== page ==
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Published by Rob Furnald

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Published by: Rob Furnald on Dec 26, 2010
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Paleo-Indian TraditionArchaic Tradition
An archaeological study was conducted before the Cedar Creek Bridge was built on what hadbeen the Clark family farm in the village of Rothschild, Wisconsin. Prehistoric mounds andcampsites had been reported on the Clark property, and many important artifacts were recoveredduring the archaeological investigations at the Rodney Clark site. The following informationexplains the known prehistory of central Wisconsin, how natural resources were used by earlypeople in Wisconsin, and what was found during the archaeological investigations.
General Prehistory
North-central Wisconsin Archaeology Time Line (in thousands of years):-----------------------------------------B.C.----------------------------------------------------A.D.-------10987654321012 Paleo-Indian Archaic WoodlandPaleo-Indian TraditionPaleo-Indian people are the earliest knowninhabitants of north-central Wisconsin. Thesenomadic hunters arrived as the last glacial icewas retreating from the region, around 12,000years ago. Paleo-Indians explored Wisconsin’slandscape identifying essential resources such assources of flint stone. They survived on thenatural resources, which at that time includedmammoths, mastodons and other large animals.Archaic TraditionArtifacts recovered from the Rodney Clark siteindicate use during the Archaic and WoodlandTraditions, long after the glaciers had melted.The Archaic people hunted deer, elk and othersmall game, and harvested a variety of wild plantfoods such as nuts and berries. Ground stone axesand copper tools were manufactured at this time.Population increases would have limited groupmobility and led to the establishment of regionalterritories. Wide ranging trade networks alsodeveloped as indicated by artifacts made fromimported materials at some Archaic sites.
Woodland TraditionOneota TraditionWoodland TraditionThe Woodland Tradition is characterized by aseries of important innovations. “Woodland” ismarked by the introduction of pottery, burial inearthen mounds, and horticulture beginning 2,500years ago. The bow and arrow was adopted bylocal Woodland groups toward the end of thisperiod, and greatly enhanced hunting capabilities.This also corresponds to a period of populationincrease, tighter social territories, resource stress,and ultimately increased warfare. These factors,along with influences from new population centersin southern Illinois, contributed to the transitionfrom Woodland hunter-gatherers to theagriculturally based Oneota culture around 800years ago.Oneota TraditionOneota culture sites are recognized by distinctiveshell-tempered pottery and evidence for moreintensive corn-based agriculture. WhileWoodland sites have been found acrossWisconsin’s landscape, Oneota villages areclustered in specific localities, and nearly all of the Wisconsin River Valley was virtuallyunoccupied during this period.Historic PeriodDuring the French, British and American regimes, the central Wisconsin River Valley wasvisited by a number of tribes. Principal among these were the Menominee, Ho-Chunk, Ojibwaand Potawatomi. No evidence for historic Native American use of the Rodney Clark site hasbeen found, although tribal peoples undoubtedly used the general area, and some are likelydescendants of the Archaic and Woodland people who utilized the site between 1,000 and 3,000years earlier.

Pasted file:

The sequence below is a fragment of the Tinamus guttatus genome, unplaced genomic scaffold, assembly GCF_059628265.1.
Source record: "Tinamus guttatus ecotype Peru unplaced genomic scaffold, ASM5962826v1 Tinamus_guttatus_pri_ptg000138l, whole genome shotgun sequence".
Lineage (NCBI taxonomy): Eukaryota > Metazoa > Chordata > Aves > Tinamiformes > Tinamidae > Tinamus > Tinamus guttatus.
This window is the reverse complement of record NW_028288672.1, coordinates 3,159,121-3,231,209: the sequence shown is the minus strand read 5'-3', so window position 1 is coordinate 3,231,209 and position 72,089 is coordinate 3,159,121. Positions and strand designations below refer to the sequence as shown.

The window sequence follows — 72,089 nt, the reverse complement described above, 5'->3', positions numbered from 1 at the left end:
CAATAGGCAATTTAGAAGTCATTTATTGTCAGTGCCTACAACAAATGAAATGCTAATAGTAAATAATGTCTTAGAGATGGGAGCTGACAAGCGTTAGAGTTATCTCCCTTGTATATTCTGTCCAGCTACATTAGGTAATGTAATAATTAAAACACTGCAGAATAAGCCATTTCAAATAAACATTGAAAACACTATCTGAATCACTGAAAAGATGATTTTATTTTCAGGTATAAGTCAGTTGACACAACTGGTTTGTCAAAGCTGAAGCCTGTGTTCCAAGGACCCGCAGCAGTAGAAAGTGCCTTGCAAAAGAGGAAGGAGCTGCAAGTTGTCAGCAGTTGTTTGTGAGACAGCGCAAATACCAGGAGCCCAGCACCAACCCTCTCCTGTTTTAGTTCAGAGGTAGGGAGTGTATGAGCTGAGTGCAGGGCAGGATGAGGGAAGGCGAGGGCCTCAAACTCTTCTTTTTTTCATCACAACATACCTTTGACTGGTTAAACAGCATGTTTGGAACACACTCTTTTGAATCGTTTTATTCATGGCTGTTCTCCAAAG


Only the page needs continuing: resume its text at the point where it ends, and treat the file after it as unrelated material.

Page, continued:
Outcrop of quartz nodules at the DuBayBoulder site.Smashing quartz with ahammerstone results in manyshattered flakes. Forming tools fromthese flakes is very difficult.
Stone tools such as spear points were madethrough a process called
. Thisinvolves breaking flint stone (glass-like rock) ina controlled manner to chip off flakes and formtools such as spear tips, arrowheads, knives, hidescrapers and drills. There are many kinds of flintstone such as chert, silicified sandstone, andquartz. In central and northern Wisconsin, chertand silicified sandstone are very rare, but quartzis common. Quartz is a relatively low grade flintstone and often occurs as small cobbles. Largenodules of relatively high-quality quartz existsnear Wausau, and this was the primary stone thatwas flintknapped at the Rodney Clark site.There are two basic ways to flintknapquartz. Cobbles were often crushed onan anvil stone, by smashing with ahammer stone. This process is called
technology and produces manysmall shatter flakes, which are difficult tofurther shape into formal tools.

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